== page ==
PNC :: UOG Prof: Guam Spending Multiplier Should Be Recalculated to Account For Buildup
Friday, 5 February 2010
Guam - The Military Build Up will have an effect on Guam’s economy, but by how much is up for debate as the multiplier model used in the DIES is based on Hawaii’s consumer spending, which yields a much higher spending multiplier than what would apply to Guam.
Claret Ruane, Ph.D. in Development Economics, a UOG Economics and Finance professor and resident economist for the UOG Pacific Center for Economic Initiatives, explains in a recent technical report that the macroeconomic multipliers, and spending multipliers in particular, used in the DEIS report should be recalculated using a Guam-based model to develop more accurate projections regarding the economic benefit of the proposed military build-up. Ruane posits that the DEIS estimates overstate the build up’s direct and indirect economic impacts by 41-118% during the construction phase and by 17-93% during the operational phase, thus paint a rosier picture than presented.
Read the report here
In her report, Ruane presents a framework on how to adjust the DIES spending multiplier to better reflect Guam’s specific economic conditions. Because of the lack of current economic data on Guam, she is unable to calculate the actual numerical value of Guam’s spending multiplier but presents arguments for why she believe it is probably quite lower than Hawaii’s spending multiplier. This is in contrast to the DEIS that admits Guam’s multiplier to be only slightly lower than Hawaii’s.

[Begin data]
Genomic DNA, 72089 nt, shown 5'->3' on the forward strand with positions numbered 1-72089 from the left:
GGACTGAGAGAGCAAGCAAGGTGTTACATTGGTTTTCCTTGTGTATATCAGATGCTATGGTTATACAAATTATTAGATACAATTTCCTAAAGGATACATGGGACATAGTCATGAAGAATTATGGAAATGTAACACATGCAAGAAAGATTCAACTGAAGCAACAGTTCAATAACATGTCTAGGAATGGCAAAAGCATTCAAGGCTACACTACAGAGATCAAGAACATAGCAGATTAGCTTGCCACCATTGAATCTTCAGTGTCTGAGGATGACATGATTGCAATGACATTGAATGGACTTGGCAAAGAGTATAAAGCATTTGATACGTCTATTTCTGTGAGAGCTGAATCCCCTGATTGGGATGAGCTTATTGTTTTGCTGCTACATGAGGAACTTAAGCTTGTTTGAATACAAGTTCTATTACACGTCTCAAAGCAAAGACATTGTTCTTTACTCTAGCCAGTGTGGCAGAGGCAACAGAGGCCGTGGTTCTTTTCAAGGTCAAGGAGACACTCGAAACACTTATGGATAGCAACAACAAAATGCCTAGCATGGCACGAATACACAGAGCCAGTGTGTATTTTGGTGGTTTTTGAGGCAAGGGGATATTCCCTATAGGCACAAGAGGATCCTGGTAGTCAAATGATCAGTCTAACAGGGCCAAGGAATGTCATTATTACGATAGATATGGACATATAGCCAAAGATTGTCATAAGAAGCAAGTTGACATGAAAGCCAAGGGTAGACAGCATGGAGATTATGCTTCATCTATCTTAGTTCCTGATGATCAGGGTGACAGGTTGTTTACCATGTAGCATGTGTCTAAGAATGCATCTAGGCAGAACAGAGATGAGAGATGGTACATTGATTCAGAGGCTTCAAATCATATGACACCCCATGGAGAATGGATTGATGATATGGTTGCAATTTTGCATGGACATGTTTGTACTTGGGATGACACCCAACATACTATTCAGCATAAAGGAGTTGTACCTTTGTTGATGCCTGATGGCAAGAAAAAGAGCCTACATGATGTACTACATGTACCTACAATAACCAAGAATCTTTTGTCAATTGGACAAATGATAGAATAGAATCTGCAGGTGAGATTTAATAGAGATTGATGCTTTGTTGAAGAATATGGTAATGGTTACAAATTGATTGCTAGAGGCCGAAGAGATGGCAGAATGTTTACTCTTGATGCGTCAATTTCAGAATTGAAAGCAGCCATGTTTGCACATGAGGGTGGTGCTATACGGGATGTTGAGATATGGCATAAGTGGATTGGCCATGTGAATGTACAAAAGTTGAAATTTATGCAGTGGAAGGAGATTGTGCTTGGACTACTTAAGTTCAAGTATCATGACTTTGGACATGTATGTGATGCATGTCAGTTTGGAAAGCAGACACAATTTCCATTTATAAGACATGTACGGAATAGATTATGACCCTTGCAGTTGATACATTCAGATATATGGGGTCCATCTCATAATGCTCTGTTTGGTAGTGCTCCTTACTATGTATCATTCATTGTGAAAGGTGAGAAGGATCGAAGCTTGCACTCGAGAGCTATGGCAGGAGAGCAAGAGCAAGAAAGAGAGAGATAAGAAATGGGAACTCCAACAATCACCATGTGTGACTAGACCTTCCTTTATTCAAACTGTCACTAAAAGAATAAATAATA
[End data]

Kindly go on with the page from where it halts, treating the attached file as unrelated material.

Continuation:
Ruane also notes that a cost analysis should be done carefully by Guam-based experts in order to weigh the build up’s benefits and costs to the island.
The report notes one positive aspect of the above analysis: "Should the proposed military build-up remain attractive according to the evaluation suggested above, our estimates suggest that the impact on the island’s economy and the pressure on the island’s limited resources during the peak year would be less than estimated in the DEIS. In a way, our lower estimates relative to those by the Department of the Navy translate to recent requests by the island’s leaders to lengthen the impact period by another four years (from 2010 to 2018 as opposed to 2010 to 2014) so as to spread out the impact of the proposed military build-up and to allow the economy and community some breathing room to adapt and respond more effectively. Although the impact period in our analysis remains the same, the magnitude of the impact has been shown to be less and presumably more manageable.”
Written by : News Release